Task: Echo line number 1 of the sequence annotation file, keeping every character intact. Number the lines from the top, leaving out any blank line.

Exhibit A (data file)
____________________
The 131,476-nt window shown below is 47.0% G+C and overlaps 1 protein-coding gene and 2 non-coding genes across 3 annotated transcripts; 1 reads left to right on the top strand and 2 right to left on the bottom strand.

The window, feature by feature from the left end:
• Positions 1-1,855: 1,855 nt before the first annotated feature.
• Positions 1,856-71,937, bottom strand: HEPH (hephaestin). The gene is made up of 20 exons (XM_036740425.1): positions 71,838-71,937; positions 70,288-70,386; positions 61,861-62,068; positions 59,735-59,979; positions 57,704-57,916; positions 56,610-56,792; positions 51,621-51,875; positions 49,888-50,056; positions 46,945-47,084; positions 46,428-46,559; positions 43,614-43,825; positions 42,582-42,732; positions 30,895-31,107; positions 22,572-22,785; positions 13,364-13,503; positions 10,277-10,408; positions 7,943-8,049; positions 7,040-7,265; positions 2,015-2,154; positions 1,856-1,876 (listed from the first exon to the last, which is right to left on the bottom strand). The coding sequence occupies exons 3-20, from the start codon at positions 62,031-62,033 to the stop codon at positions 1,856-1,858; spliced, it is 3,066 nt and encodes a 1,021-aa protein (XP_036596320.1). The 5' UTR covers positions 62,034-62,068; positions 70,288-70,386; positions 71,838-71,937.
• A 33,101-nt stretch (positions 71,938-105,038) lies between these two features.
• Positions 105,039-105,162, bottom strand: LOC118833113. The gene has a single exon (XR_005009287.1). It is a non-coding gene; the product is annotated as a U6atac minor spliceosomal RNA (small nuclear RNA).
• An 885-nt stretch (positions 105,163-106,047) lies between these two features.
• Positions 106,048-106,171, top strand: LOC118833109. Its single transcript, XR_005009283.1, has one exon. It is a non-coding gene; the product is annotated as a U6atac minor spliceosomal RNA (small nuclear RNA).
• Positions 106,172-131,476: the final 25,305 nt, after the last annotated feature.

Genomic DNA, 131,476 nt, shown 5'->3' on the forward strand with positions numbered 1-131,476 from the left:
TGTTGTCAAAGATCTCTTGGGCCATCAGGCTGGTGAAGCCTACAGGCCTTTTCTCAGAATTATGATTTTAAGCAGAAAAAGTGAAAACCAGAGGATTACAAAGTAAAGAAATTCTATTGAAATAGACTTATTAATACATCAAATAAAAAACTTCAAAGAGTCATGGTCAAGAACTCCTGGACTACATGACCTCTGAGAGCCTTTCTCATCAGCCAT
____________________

The 131,476-nt window shown below is 47.0% G+C and overlaps 1 protein-coding gene and 2 non-coding genes across 3 annotated transcripts; 1 reads left to right on the top strand and 2 right to left on the bottom strand.